I do not recommend bringing your fish stock to a boil with the lid on! Anyone who’s had their pot boil over will likely understand why I give this recommendation. 

Once you’ve skimmed the scum, bring your stock to a simmer. Many people remove the lid from their pot to achieve the proper simmer. However, this causes too much evaporation and often necessitates needing to add water partially through the cooking process, which can thwart your quest for gelatin. I have found it best to slightly angle my lid during the simmering process. When you’re adjusting the heat for a simmer, tilt your lid slightly off the pot. This allows better temperature control especially when using an electric stove but most of the evaporation catches on the lid and goes back in the pot. 

Ingredients

  • 1 Whole Fish (I used Red Snapper)
  • ¼ tsp Salt
  • Peppercorns

Directions

Rinse the fish inside and out in cool, filtered water.

You will want a filet knife to cut your fish. Make sure your knife is sharp!

Remove the head from the fish and add to a stock pot. Cut the fish into pieces, removing any large pieces of flesh / filets and set aside. Add all skin, bones, fins, etc into the pot.

Cut the filets into pieces so that you can check for any additional bones to add to the pot. 

Place the fish filets into the fridge for later consumption with your stock. We’ll add the flesh back in later when you make soup, so it doesn’t get overcooked.

Add enough filtered water to the pot to cover the fish and about an inch more. Add in the salt.

Bring the fish to a boil with the lid off. Skim the scum. 

After the fish has scummed, you could add peppercorns, garlic, or any fresh herbs. 

Turn heat down to a simmer. Simmer fish stock for 1.5 hours.

Remove from heat.

Strain the stock. Pick out any larger pieces of fish meat and set aside. This is delicious cooked fish! Picking the fish apart means you can easily find any small bones.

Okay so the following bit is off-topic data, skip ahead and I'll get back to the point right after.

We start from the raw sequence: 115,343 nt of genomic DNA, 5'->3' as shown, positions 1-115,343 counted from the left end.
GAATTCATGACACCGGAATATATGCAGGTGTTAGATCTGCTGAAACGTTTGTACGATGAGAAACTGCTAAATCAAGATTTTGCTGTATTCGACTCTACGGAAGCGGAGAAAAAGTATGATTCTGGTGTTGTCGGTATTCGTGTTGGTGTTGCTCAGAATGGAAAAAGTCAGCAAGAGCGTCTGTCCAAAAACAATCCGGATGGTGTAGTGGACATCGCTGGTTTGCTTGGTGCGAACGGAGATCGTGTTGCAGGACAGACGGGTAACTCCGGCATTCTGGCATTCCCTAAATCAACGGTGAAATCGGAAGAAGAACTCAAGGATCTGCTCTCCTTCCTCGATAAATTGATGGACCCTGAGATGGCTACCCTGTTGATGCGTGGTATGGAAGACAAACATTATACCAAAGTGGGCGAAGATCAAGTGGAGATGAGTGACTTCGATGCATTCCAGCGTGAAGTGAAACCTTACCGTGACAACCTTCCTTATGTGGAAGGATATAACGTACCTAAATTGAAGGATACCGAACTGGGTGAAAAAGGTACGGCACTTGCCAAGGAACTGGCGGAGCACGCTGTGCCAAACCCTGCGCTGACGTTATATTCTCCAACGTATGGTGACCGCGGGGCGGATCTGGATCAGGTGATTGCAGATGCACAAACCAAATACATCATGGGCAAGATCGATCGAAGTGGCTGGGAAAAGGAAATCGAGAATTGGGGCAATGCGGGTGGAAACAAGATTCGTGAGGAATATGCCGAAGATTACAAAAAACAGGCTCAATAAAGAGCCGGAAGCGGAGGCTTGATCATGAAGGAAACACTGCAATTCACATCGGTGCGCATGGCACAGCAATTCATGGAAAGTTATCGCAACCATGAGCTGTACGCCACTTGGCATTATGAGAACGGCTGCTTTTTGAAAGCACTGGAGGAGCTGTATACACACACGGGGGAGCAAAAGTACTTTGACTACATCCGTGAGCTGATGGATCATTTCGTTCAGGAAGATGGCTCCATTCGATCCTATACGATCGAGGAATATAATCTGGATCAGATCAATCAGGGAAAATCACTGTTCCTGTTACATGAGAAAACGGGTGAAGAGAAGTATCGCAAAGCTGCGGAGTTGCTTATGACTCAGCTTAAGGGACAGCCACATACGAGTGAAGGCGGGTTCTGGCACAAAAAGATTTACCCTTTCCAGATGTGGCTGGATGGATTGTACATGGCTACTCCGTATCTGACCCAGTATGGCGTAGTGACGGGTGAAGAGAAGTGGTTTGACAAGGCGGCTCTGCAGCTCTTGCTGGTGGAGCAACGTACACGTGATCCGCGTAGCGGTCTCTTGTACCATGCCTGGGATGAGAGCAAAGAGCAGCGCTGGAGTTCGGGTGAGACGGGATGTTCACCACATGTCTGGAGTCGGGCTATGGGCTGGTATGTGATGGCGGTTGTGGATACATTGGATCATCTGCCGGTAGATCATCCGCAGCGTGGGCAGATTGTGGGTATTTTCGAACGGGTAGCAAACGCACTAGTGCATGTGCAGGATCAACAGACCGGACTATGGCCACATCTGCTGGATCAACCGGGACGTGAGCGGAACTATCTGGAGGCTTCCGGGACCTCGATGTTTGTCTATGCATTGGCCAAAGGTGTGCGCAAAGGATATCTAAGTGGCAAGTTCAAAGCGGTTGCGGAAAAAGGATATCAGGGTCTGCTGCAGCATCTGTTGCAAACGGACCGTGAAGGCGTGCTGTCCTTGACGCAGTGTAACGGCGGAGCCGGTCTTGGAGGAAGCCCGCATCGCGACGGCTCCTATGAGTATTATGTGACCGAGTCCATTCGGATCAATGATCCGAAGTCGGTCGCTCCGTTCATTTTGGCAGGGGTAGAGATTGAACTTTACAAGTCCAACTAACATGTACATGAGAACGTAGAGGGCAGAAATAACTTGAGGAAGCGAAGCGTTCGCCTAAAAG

Freeze the stock or keep in the fridge until you are ready to make a soup. For an idea about a soup to make with fish stock, check out our recipe for Fish Vegetable Soup.

Fish Stock

Ingredients
  

  • 1 Whole Fish I used Red Snapper
  • ¼ tsp Salt
  • Peppercorns

Instructions
 

  • Rinse the fish inside and out in cool, filtered water.
  • You will want a filet knife to cut your fish. Make sure your knife is sharp!
  • Remove the head from the fish and add to a stock pot. Cut the fish into pieces, removing any large pieces of flesh / filets and set aside. Add all skin, bones, fins, etc into the pot.
  • Cut the filets into pieces so that you can check for any additional bones to add to the pot.
  • Place the fish filets into the fridge for later consumption with your stock. We’ll add the flesh back in later when you make soup, so it doesn’t get overcooked.
  • Add enough filtered water to the pot to cover the fish and about an inch more. Add in the salt.
  • Bring the fish to a boil with the lid off. Skim the scum.
  • After the fish has scummed, you could add peppercorns, garlic, or any fresh herbs.
  • Turn heat down to a simmer. Simmer fish stock for 1.5 hours.
  • Remove from heat.
  • Strain the stock. Pick out any larger pieces of fish meat and set aside. This is delicious cooked fish! Picking the fish apart means you can easily find any small bones.
  • Freeze the stock or keep in the fridge until you are ready to make a soup. For an idea about a soup to make with fish stock, check out our recipe for Fish Vegetable Soup.